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Ghoulish Gannett Cuts St. Cloud Times to the Bone

Plus car scrappin', workforce shrinkin', and hero dog rescuin' in today's Flyover.


St. Cloud Times HQ from 1977 until 2019. The building was sold in 2018. Read into the half-mast flag all you wish.

Welcome back to The Flyover, your daily midday digest of what local media outlets and Twitter-ers are gabbing about.

The St. Cloud Times Is Down to Two Staffers

Gannett isn't in the journalism business. The country's largest newspaper chain is in the profit extraction business, and its greedy bloodletting has the St. Cloud Times down to just two newsroom workers. We learned that today via a nice Axios scoop on the 93-year-old "ghost paper," one that staffed 36 news employees as recently as 2014. We hear from a St. Cloud State mass comms prof; we hear from a state DFL lawmaker; we hear elite mealy-mouthed corporate drivel from a Gannett PR stooge. We don't, crucially, hear from any current or past workers. (Racket is speaking with one tonight.) Gannett is quick to blame layoffs on its shrinking advertising revenue, but less eager to cite the behavior of its CEO, Mike Reed, and its board of directors, who just authorized $100 million in stock buybacks. "Why are we suffering for poor business ownership?" Arizona Republic investigative reporter Joseph D. Jaafari tweeted in August. "This dude [Reed] is reaping millions off the backs of our labor, threatening us with layoffs, then betting money on the expected gains from us gone. This is cold-hearted and an immoral business practice at the hands of a dirty CEO."

With stories like these, we like to yield the floor to local Twitter personality/former St. Cloud resident Stu Neuman, our unofficial central Minnesota correspondent: 

"This is so depressing. I applied for a job there that I was resolutely unqualified for after getting whacked by MPR in 2016," the Surly Brewing comms man tells us. "They were understaffed even then, though not to such an absurd extent. And it’s not like there isn’t newsworthy stuff happening in the greater Stearns County metroplex! The New York Times sends reporters to St. Cloud to talk to maniacs at Culver’s. The first revolt against the state’s COVID shutdown was at a bar out in Albany. The entire Sartell school board just got taken over by anti-CRT idiots. You have two reporters to cover that, along with the day-to-day work of city council meetings, road construction, business closures/expansions, a diversifying population base, etc. Good luck. Anyway, if you’re a politician or business jerk looking to get away with something, move to St. Cloud. No one’s watching."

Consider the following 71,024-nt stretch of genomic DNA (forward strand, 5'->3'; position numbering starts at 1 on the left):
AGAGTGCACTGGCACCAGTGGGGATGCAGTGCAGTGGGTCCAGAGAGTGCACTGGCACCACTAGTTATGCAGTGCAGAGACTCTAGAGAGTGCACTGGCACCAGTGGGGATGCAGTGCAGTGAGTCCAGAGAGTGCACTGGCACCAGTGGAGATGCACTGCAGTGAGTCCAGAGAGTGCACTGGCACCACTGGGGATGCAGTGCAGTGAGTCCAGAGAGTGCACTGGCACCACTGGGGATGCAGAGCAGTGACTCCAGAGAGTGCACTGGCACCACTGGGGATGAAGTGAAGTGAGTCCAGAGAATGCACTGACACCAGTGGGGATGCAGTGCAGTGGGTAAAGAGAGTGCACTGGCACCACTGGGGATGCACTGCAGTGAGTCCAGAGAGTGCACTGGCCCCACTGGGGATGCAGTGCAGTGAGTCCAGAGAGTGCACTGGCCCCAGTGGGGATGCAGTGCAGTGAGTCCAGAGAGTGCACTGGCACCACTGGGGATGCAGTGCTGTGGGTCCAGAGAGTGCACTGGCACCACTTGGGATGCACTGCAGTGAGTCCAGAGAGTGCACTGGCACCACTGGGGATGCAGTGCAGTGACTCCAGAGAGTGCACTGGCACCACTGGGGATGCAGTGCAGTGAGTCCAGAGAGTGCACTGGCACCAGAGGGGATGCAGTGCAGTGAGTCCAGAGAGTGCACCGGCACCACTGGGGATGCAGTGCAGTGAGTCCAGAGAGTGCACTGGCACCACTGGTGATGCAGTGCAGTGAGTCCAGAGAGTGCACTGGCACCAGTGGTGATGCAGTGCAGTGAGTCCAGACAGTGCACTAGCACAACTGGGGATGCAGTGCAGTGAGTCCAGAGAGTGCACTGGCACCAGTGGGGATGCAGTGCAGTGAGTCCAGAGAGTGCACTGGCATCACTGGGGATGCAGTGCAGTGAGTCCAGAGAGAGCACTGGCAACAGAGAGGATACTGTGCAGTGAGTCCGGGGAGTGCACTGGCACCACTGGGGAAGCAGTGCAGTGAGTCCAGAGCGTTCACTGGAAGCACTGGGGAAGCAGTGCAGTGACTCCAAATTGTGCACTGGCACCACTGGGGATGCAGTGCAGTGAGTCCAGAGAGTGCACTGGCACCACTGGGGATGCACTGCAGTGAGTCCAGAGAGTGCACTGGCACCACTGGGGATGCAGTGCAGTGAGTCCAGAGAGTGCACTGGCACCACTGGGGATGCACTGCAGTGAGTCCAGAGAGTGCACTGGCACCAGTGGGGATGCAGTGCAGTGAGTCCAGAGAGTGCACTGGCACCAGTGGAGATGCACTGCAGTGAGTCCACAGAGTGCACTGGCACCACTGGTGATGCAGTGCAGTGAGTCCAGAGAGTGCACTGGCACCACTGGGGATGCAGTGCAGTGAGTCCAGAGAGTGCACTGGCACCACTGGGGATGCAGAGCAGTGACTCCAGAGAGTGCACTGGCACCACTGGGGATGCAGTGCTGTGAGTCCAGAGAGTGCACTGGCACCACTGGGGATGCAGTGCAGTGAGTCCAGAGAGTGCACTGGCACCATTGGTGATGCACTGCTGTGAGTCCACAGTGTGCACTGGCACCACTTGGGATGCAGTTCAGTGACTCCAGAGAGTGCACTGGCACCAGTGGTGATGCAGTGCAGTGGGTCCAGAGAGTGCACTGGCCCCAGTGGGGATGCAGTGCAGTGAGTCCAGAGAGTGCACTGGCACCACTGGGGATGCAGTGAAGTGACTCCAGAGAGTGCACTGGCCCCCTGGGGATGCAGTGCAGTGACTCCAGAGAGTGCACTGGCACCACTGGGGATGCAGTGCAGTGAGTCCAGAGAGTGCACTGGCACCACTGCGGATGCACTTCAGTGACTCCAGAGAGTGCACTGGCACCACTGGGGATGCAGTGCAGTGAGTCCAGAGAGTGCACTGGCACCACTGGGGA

MN Scrap Metal Companies Don’t Want to Stop Scrapping Stolen Cars

Stolen cars and catalytic converters often end up in junkyards, but, unlike pawn shops, metal scrappers aren’t required to use a state tracking system that could help cops find these missing items; attempt to remedy this has faced fierce industry opposition over the years. In 2013, the Minnesota state legislature, anticipating a big jump in car thefts, passed a law requiring scrap recyclers to use a database that would make it easier for police to recognize stolen parts and vehicles. But, in 2015, a year before the cop- and consumer-approved database would have become a requirement, the law was quietly repealed. Why? A handful of politicians had a change of heart. According to KSTP, one of the law's key opponents, Rep. Marion O’Neill (R-Maple Lake), received $14,000 in campaign donations from scrap companies, owners, and other people connected to the industry. So why is the industry so against the database? Scrap companies say it’s redundant, as they already use a federal database to record purchases (police argue those systems aren’t updated fast enough to be useful). Meanwhile, Northern Metals has claimed that not scrapping stolen items they purchase could cost them up to $150,000 a year. Gee, sure sounds like you’ve got a business model that should be scrapped.

Where Have All the Workers Gone?

As was the case across the nation, Minnesota's workforce shrank during the pandemic, as businesses shut down and layoffs and furloughs swept through all kinds of industries. The thing is, Minnesota's workforce still hasn't returned to pre-pandemic numbers. MPR's Tim Nelson reports that "there are still about 90,000 fewer workers in Minnesota than there were before the pandemic,” as Minnesota state demographer Susan Brower recently told folks at a Minnesota Chamber of Commerce Women in Business gathering "It’s not the great resignation," she said. "It's not mothers, by and large, who have stayed outside of the workforce." Instead, it's the simple fact that our workforce is aging and retiring, resulting in our state having one of the tightest labor markets in the nation. So, to answer the question posed in that heading? ...Florida and Arizona, probably. The only way to loosen up the market: immigration from other nations and migrations from other states.

22 Good Dogs Seized from Bad Breeder

Puppies to seniors, Corgis to Great Danes. That describes the diverse haul of 22 dogs the Animal Humane Society recently acquired after a rural Minnesota breeder was shut down by the Board of Animal Health for overloading its kennels, Bring Me the News Reports. "Our expert veterinarians are currently providing each dog with vaccinations, balanced nutrition, specialized behavior rehabilitation, and spay/neuter surgery," the Humane Society wrote today a Facebook post. "These 22 lives are about to be changed forever—and it’s all because of supporters like you." The rescued cuties will be available for adoption in the comings days and weeks, BMTN reports. Click here to view photos of their tail-waggin' intake process; click here to view the current roster of adoptable pups.

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